Avoiding change is one thing that is impossible to do. Be flexible and open minded. Whether that is your photographic style or the location of your studio, there are bound to be fundamental as well as consistently small changes to the way you run your business. Change is good. It allows things to refresh and grow in different directions.
When you start out there is most likely a firm idea that you are going to be one thing. Maybe a wedding specialist or corporate photographer. This will define your actions. Certainly in the early days, and to pay the bills, it will most likely occur that you will consider most jobs whether they are your chosen direction or not. As long as they get you closer to the original objective it seems like a good idea to grease the wheels in the meantime.
it is important to recognise what makes you happy in your work. When your passion for photography starts to fade because of the work you are doing, it is time to change it up.
- Avoid getting stuck in a rut. This is more likely over a longer period. Especially when you have had success early on. It would be easy to keep going at the coalface, grinding away. When something is not working it’s time to change it. Hard work is fine. To do so for hard work’s sake and not see results is another thing completely. Take a step back. Figure out what’s not right or have a look at what else might be possible.
- Honesty is the best policy. It may be that your strengths are more suited to a smaller environment. A studio rather than large scale events or weddings. If so, look at shooting products and people in staged surroundings, intimate settings or taking a set up on the road to events where you can define the surroundings and props.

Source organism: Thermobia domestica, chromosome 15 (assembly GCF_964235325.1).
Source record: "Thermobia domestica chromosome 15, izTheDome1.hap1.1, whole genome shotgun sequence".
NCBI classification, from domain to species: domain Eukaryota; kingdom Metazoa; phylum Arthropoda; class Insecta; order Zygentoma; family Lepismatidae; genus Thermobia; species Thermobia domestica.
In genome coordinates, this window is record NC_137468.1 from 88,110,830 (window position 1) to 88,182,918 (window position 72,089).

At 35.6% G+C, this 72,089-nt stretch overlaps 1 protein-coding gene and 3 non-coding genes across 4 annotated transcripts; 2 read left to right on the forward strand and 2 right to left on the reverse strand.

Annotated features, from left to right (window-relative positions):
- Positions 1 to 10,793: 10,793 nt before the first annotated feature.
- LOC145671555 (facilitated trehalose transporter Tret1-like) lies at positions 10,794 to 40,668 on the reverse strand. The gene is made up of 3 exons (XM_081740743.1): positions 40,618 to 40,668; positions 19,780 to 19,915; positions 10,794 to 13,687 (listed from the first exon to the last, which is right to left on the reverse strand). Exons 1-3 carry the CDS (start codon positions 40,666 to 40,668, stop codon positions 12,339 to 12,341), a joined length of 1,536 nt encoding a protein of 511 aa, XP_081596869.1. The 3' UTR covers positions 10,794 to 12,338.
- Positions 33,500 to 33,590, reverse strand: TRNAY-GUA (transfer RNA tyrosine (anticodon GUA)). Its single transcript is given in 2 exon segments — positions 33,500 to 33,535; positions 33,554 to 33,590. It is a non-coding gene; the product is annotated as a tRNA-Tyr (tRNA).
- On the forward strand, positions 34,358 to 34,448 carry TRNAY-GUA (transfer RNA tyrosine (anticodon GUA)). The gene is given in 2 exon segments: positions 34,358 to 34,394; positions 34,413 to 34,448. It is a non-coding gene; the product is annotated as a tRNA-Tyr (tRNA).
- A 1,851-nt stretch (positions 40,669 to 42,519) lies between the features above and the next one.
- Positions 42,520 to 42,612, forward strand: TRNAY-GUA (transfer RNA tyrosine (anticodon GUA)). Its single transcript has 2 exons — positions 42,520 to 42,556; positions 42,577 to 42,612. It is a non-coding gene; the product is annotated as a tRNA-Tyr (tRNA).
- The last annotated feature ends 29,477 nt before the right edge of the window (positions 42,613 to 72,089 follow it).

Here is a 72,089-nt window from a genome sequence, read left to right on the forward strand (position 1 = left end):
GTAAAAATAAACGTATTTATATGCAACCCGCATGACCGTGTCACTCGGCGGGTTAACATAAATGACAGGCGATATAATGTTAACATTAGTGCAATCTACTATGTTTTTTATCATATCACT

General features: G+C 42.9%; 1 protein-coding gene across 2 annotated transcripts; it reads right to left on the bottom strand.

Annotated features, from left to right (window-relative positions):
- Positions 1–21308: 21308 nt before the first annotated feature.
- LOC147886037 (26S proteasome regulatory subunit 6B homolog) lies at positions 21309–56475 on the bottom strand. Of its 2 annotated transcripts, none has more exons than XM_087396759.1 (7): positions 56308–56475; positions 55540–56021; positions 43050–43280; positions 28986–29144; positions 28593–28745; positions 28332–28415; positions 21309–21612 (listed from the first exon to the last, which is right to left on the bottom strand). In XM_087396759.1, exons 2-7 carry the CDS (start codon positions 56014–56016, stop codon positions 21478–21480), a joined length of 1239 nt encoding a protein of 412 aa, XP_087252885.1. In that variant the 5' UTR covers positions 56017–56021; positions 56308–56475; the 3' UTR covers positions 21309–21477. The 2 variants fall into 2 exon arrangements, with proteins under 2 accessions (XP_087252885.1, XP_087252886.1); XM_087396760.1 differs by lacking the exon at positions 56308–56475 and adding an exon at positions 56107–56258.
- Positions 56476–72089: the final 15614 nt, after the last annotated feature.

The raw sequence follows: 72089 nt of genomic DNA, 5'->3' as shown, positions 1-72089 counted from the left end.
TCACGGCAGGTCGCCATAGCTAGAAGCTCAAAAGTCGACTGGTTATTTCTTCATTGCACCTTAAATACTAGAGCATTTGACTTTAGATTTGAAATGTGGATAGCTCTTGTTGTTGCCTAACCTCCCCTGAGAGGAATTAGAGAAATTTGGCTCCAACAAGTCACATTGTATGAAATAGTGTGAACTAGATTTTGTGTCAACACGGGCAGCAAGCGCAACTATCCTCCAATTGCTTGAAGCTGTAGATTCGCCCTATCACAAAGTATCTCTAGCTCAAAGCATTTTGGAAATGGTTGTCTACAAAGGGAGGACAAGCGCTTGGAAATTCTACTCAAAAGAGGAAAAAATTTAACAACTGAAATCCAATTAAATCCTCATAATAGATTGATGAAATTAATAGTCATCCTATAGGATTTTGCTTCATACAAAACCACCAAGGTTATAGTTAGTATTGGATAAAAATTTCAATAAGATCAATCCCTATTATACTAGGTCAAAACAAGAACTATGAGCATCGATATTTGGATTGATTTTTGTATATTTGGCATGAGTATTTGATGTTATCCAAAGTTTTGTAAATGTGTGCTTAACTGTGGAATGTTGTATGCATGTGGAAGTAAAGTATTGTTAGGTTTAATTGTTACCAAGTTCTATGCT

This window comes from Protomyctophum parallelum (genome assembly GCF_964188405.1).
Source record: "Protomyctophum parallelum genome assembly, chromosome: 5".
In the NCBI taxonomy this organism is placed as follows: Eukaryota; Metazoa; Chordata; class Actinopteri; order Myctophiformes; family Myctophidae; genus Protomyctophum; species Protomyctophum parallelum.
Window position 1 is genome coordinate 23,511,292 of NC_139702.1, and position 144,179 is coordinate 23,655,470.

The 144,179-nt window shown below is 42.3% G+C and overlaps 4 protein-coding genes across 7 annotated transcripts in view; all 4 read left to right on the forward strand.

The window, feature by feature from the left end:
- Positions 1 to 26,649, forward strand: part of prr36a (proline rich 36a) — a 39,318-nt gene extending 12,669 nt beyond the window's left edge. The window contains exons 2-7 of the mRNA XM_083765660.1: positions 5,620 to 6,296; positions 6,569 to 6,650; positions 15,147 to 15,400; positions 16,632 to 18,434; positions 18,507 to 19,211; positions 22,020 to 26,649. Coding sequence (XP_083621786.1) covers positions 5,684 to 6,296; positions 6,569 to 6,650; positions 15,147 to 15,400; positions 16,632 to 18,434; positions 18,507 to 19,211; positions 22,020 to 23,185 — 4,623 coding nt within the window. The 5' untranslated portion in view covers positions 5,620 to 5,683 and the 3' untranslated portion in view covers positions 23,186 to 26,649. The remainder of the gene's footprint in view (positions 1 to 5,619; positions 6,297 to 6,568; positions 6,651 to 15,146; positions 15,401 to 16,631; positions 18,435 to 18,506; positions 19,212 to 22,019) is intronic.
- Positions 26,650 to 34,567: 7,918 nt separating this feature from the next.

- Be happy. Easier said than done. If you are not enjoying your work with event organisers or magazine editors then it is important to recognise what makes you happy in your work. When your passion for photography starts to fade because of the work you are doing, it is time to change it up.
Internal approach versus external perception
With your own business, it is easy to become introverted and over-estimate what the outside world thinks. The truth is, you are not bigger than you think and not as many people know about your business than you think. You can always extend your horizons and meet more people. This means getting out of your comfort zone, learning new skills, finding mentors, taking lessons from what you have done so far and applying them to how you move forward. Avoiding change is unavoidable, embrace it, don’t fear it!